Yogurt

This is a recipe for live-culture yogurt, using Raw Cow Milk, fresh from the farm.  This recipe can be done with Goat Milk as well.  I have experimented with making Raw yogurt (low temp heating), but it comes out very thin. I had heard that using a small amount of rennet thickens, tried this and it ended up too thick. i think that if you are willing to experiment, you might find the right balance with this.

Take 1 cup of starter out of the fridge to bring to room temp. for your first batch, find a ‘Live Culture’ unsweetened yogurt at your local food co-op or Organic grocer.  I have used Goat yogurt, because it was what I could find and it worked well!  Remember to save 1 cup from this batch for the next!

Pour 1/2 gallon of fresh Raw Milk into a small glass or stainless steel soup pot.  Put on low flame and bring the temp of the milk to 150-165 degrees, this is just about the boiling point. If your going for Raw, bring temp to 108-120.  Stir gently from time to time and take care not to boil the milk.  When you have reached desired temp, remove from the heat and let cool to 108-110.  Once it is at 108-110, you want to hold this steady and add your starter culture. take a small amount of warm milk and mix it with the starter and then mix this with the rest of the milk.  I then place this into a 1/2 gallon wide mouth jar, but anything glass or food safe ceramic with good fitting lid. Wrap container to insulate and keep the temp at 85-100 degrees for 8-12 hours (maybe less in warm weather).   Below, you’ll see that I have reused insulated packaging that one of the products that came in to the Organic Grocery I work at.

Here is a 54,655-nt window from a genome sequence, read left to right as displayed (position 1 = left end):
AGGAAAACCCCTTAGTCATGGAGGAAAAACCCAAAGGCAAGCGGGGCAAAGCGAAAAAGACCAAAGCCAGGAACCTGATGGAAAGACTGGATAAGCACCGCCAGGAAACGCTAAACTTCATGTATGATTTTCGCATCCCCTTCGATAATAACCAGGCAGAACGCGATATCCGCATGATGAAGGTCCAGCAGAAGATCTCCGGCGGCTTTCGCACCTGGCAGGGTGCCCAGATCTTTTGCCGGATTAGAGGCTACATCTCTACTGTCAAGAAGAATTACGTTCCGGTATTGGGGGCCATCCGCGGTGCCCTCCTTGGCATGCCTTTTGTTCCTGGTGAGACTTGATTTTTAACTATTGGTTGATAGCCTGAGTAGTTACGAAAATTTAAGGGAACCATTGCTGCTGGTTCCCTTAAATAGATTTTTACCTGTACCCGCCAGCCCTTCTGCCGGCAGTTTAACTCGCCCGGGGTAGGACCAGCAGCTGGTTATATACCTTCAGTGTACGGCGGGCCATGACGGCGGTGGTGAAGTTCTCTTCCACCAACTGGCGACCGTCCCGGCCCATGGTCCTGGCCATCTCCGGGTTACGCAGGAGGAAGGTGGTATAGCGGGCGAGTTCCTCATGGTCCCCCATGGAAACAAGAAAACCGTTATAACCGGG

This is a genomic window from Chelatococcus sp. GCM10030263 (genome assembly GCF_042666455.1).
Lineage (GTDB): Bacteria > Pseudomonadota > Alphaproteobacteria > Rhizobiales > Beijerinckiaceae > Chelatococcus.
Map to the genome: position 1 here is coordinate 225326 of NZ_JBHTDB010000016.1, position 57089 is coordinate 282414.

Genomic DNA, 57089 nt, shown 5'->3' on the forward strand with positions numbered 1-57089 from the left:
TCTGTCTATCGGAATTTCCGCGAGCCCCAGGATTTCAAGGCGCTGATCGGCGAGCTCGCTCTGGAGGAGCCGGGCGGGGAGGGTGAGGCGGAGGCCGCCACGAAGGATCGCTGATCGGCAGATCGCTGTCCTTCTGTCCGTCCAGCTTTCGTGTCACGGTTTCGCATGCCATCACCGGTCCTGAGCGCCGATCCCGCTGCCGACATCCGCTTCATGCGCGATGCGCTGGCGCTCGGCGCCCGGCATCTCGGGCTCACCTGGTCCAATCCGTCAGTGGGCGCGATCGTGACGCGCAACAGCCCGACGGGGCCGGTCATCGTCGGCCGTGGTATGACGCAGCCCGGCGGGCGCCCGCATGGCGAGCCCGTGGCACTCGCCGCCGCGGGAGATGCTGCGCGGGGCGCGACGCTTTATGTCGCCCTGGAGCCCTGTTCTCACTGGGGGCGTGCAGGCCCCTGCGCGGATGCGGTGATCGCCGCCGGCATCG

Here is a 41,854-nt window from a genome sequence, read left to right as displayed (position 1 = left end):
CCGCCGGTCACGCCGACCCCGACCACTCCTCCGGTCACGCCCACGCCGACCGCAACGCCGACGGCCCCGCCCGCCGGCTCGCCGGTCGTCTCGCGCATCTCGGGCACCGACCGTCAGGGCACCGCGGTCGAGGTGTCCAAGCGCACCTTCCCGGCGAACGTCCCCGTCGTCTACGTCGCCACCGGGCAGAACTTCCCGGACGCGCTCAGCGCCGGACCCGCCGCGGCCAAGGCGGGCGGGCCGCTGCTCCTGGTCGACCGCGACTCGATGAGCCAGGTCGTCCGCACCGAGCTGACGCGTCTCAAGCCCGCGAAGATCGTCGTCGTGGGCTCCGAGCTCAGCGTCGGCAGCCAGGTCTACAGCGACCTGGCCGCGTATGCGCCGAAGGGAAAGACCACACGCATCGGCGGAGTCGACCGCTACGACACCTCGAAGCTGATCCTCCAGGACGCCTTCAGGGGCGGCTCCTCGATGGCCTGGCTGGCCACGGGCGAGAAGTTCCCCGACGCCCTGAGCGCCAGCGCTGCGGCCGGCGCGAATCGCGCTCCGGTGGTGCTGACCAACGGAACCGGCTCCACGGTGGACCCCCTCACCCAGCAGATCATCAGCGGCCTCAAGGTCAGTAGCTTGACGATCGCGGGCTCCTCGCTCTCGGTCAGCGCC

once you have towels and such in the insulated container, wrap it up and place in an oven with the light on, or a setting of about 85 degrees, or I’ve heard you can keep the temp for some time placing in a sleeping bag- you could even sleep with it.  The culture likes body temp.  The length of time for the culture to develop varies, I like an over-night culturing- approx 8 hours. the longer the culture time, the stronger the flavor.

 

 

 

 

 

 

 

 

8-12 hours later…

If you take it out of the ‘bedding’ and find that there is a separation of ‘whey’ (a clear, yellowish liquid) don’t fret!  I line a strainer with cheesecloth, tie the corners together and hang over a bowl to let the whey drip off, for 2-6 hours. this makes a yogurt-cheese, or some would call it Greek yogurt.  You can use the whey for many things (including baking, giving a small amount to your dog, or feed it to a fruit tree).  Someone once shared a story that their apple tree, that hadn’t produced fruit in years- did after a season of feeding whey at the base of the tree.

**Put aside 1 cup of the yogurt culture in a glass container, this is your your starter for the next batch (approx 1 cup).  This will keep in the fridge for a few weeks.

Once you’ve separated your starter culture for the next batch, add organic maple syrup or other sweetener you prefer  to the part you’ll be eating -this is optional.  I keep my yogurt in glass, as I think it lasts longer and tastes better.  Refrigerate and enjoy!

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